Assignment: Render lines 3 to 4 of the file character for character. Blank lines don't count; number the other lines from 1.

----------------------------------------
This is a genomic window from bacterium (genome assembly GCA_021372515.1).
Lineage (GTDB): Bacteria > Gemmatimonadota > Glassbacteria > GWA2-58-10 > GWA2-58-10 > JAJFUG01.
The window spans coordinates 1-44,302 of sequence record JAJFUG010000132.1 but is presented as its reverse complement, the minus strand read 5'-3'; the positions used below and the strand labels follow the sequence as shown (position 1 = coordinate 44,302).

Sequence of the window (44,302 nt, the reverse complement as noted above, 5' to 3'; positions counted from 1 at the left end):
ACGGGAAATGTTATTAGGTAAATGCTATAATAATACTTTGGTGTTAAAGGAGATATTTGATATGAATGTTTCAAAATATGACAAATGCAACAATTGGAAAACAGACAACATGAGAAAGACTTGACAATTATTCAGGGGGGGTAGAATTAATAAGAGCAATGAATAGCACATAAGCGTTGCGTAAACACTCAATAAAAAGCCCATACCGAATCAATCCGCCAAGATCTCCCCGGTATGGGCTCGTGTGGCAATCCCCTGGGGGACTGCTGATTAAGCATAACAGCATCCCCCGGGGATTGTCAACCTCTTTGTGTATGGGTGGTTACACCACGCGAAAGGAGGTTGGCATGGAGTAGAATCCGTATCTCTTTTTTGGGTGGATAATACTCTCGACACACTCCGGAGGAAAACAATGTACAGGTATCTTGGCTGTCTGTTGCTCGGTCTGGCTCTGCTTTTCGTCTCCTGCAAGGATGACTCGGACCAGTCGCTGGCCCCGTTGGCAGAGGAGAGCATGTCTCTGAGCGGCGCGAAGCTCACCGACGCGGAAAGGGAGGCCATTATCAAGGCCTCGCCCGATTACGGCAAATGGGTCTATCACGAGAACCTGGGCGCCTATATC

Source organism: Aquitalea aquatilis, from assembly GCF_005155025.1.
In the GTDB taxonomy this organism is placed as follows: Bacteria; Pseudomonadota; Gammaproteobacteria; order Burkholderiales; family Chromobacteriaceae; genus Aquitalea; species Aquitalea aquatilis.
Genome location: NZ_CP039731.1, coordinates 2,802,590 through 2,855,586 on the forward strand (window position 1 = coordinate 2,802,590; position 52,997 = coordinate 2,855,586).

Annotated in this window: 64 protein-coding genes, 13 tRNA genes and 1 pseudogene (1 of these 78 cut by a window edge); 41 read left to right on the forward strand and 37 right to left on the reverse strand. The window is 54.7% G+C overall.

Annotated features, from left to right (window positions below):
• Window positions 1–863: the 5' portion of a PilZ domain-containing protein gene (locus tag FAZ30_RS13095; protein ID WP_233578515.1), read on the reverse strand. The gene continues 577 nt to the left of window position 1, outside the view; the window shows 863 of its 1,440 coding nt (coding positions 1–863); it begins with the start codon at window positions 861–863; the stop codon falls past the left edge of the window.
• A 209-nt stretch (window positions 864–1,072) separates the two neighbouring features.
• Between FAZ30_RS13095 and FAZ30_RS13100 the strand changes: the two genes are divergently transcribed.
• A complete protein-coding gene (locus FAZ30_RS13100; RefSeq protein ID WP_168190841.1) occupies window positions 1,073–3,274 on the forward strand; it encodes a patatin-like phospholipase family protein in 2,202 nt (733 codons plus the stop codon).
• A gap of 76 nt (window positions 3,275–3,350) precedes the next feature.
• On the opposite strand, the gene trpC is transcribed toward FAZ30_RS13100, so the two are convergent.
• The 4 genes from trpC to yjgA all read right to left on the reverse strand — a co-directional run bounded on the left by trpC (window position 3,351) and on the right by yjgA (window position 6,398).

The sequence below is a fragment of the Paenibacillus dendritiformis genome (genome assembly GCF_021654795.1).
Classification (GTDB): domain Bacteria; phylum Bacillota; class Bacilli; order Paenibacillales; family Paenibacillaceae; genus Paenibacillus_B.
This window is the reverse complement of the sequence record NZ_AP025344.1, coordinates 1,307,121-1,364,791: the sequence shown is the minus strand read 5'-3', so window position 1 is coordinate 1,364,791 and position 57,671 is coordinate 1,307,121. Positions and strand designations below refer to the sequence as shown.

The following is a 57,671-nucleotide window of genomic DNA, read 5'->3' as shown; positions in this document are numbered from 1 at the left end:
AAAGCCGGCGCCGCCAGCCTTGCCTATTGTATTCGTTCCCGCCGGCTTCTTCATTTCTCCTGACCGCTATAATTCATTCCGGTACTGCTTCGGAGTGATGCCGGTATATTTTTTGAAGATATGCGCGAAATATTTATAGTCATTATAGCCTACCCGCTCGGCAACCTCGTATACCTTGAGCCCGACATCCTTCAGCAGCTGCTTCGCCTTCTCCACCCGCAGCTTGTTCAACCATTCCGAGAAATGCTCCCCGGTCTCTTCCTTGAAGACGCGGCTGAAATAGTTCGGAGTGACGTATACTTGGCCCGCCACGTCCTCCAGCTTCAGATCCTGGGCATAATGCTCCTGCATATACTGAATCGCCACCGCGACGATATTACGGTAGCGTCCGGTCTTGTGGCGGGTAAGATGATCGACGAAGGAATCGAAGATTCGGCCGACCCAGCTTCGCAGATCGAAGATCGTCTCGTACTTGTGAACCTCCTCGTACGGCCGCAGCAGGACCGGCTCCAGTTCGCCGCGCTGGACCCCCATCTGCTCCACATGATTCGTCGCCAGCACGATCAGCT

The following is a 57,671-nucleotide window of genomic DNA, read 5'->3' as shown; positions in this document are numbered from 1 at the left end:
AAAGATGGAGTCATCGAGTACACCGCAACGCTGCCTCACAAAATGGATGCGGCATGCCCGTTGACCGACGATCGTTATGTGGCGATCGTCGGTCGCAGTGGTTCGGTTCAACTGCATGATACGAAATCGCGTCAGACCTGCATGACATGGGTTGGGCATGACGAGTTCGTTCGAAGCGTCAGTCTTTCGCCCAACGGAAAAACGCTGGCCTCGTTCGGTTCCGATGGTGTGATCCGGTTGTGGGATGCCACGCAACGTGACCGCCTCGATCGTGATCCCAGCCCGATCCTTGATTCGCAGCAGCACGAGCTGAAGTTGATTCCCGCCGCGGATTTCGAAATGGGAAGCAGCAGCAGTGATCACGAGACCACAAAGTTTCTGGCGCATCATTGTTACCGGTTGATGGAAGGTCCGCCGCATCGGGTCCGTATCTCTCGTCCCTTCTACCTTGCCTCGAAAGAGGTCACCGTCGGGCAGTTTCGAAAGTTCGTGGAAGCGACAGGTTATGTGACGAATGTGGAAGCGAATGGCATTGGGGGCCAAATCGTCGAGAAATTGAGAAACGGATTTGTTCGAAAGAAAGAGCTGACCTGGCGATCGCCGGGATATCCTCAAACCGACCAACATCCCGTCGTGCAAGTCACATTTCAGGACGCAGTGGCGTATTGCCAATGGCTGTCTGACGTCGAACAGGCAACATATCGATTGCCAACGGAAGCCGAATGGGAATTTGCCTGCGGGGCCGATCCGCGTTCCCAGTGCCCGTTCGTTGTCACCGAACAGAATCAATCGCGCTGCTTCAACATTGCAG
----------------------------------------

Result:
The window spans coordinates 1-44,302 of sequence record JAJFUG010000132.1 but is presented as its reverse complement, the minus strand read 5'-3'; the positions used below and the strand labels follow the sequence as shown (position 1 = coordinate 44,302).

Sequence of the window (44,302 nt, the reverse complement as noted above, 5' to 3'; positions counted from 1 at the left end):